The Dixie Highway Association was funded by a group of individuals, businesses, local governments, and states. By the mid-1920s, the project was largely completed with a network of roads interconnected across 10 states with more than 5,000 miles of paved road. By 1923 the Dixie Highway had just reached Tampa. In three more backbreaking years the Tamiami Trail would cross the Everglades to Miami.
Speed on the Dixie Highway averaged 12.9 mph in 1923, so a trip from Chicago to Miami took two weeks!
Roads versus trains in 1900s Florida
As late as 1910, good highways eluded most Americans, so people rode trains. Locally, they traveled by wagon, buggy or city streetcar. Local roads were all dirt. “Improved roads” were graded dirt, clay or gravel. And when it rained … mayhem ensued.
In 1880 railroad mileage (250,000 miles) vastly exceeded navigable roads. Railroads had a monopoly! Express trains averaged 58 mph compared to the 13mph by road.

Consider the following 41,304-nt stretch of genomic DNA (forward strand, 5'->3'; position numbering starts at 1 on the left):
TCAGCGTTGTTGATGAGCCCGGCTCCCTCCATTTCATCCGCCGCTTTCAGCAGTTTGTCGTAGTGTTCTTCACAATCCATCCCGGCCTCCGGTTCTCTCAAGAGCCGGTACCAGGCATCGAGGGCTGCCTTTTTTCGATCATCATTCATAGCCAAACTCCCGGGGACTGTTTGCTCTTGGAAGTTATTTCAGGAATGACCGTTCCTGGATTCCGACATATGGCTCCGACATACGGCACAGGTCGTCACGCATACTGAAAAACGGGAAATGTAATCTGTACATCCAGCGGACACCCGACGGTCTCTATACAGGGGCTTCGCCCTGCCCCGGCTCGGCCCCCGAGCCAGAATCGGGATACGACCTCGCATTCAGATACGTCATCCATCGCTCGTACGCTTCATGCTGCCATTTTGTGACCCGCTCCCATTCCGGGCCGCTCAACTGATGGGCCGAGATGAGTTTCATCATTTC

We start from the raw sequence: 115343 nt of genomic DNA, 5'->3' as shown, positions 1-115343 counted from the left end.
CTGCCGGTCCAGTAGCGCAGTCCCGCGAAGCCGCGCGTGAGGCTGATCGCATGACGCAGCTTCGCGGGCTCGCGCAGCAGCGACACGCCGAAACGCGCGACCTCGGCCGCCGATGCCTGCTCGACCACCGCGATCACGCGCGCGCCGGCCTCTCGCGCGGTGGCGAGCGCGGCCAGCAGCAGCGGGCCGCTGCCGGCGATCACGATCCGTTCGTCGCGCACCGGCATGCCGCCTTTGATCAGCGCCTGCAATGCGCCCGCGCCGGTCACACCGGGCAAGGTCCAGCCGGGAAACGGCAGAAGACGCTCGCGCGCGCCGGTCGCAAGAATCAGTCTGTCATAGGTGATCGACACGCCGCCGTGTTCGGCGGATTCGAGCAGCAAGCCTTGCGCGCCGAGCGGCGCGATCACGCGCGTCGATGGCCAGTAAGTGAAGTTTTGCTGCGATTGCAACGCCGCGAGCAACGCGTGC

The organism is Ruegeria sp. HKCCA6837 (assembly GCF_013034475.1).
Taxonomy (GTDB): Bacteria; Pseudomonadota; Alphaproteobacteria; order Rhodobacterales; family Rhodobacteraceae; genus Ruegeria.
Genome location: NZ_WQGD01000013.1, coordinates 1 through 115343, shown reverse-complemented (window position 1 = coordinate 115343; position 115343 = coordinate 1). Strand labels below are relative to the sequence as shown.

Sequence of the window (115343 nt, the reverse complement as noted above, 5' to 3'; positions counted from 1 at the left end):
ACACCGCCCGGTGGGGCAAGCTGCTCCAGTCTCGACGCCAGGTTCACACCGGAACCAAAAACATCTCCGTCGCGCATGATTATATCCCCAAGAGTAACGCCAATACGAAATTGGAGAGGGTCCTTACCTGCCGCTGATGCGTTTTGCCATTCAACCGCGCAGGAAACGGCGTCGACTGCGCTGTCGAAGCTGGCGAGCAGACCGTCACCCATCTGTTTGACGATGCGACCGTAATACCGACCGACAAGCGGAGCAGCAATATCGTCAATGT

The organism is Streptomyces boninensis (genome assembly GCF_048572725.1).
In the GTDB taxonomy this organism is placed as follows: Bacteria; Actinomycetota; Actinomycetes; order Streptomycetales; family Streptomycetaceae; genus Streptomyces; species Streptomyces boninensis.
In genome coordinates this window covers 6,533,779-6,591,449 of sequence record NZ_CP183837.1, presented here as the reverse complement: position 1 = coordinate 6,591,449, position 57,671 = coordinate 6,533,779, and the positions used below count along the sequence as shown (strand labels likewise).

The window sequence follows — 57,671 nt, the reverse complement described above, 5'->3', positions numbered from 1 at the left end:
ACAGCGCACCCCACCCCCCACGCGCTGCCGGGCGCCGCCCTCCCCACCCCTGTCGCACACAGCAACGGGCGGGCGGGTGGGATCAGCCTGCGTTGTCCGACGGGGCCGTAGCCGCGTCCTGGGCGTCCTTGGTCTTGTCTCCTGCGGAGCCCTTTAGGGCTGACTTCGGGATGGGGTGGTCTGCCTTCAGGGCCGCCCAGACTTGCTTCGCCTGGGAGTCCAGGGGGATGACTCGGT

In 1914, Carl G Fisher dreamed of connecting hundreds of short roads into interstates looping from the Mackinac MI ferry to Miami. Creating the Highway, and later a Federal highway system, created arguments about federal power and local control between many stakeholders: automobile brands, farmers, and the Good Roads movement. In the South, prison commissions (chain gang labor) and racial control were hot topics.
At the same time, auto manufacture soared. Between 1900 and 1908, 485 automobile companies emerged, although barely half survived to 1909. Henry Ford’s Model N cost $600 in 1906 but his Model T was selling for $345 in 1916. By 1918 half the cars on the road were Model Ts. Only one thing was missing – roads that could withstand heavy rain.
Fisher wanted easy travel to his Miami Beach developments. Initially his road was called the Cotton Belt route, but by 1915, when construction began, it became the Old Dixie Highway, promoting a romantic image of the Old South.
If you are driving on I-75 and want to track the Old Dixie Highway …